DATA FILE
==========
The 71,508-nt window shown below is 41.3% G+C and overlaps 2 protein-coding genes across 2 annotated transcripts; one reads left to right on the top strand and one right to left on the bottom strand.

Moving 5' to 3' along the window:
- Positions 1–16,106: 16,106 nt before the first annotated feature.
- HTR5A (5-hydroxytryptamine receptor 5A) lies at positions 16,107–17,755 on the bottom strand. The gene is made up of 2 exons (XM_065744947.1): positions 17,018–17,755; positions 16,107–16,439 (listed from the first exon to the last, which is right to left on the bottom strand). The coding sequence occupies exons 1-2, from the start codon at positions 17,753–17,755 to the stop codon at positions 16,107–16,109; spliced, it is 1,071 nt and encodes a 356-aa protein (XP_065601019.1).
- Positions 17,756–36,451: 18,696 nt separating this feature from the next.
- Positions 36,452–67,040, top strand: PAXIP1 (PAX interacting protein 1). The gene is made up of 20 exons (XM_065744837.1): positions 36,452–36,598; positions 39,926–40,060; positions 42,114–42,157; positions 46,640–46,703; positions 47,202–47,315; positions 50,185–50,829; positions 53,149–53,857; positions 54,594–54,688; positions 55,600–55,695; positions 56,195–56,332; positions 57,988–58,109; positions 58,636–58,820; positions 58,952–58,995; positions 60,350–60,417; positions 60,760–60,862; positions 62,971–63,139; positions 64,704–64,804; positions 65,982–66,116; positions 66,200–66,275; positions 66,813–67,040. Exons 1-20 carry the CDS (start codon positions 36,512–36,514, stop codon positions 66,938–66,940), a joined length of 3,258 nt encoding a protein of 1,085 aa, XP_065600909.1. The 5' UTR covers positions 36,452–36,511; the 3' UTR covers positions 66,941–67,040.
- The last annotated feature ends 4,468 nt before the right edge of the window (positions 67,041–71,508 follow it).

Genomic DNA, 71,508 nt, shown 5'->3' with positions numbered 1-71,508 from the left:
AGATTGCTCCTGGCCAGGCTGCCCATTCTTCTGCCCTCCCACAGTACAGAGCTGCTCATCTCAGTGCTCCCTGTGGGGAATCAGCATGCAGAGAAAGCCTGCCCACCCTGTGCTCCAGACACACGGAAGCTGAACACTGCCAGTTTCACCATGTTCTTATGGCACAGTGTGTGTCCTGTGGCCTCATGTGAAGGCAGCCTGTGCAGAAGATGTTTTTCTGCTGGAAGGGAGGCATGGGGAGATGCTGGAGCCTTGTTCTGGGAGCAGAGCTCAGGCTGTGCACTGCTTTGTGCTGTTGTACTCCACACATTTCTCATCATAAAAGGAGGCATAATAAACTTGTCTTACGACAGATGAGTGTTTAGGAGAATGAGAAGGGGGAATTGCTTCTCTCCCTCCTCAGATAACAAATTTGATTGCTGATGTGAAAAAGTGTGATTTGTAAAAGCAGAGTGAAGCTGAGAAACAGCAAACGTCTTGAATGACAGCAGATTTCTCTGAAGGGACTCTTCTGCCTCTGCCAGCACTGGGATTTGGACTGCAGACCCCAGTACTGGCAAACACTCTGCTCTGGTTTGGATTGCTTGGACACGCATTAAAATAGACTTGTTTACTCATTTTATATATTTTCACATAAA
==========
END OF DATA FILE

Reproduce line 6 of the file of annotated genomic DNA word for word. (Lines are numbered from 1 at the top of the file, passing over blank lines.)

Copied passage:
- Positions 36,452–67,040, top strand: PAXIP1 (PAX interacting protein 1). The gene is made up of 20 exons (XM_065744837.1): positions 36,452–36,598; positions 39,926–40,060; positions 42,114–42,157; positions 46,640–46,703; positions 47,202–47,315; positions 50,185–50,829; positions 53,149–53,857; positions 54,594–54,688; positions 55,600–55,695; positions 56,195–56,332; positions 57,988–58,109; positions 58,636–58,820; positions 58,952–58,995; positions 60,350–60,417; positions 60,760–60,862; positions 62,971–63,139; positions 64,704–64,804; positions 65,982–66,116; positions 66,200–66,275; positions 66,813–67,040. Exons 1-20 carry the CDS (start codon positions 36,512–36,514, stop codon positions 66,938–66,940), a joined length of 3,258 nt encoding a protein of 1,085 aa, XP_065600909.1. The 5' UTR covers positions 36,452–36,511; the 3' UTR covers positions 66,941–67,040.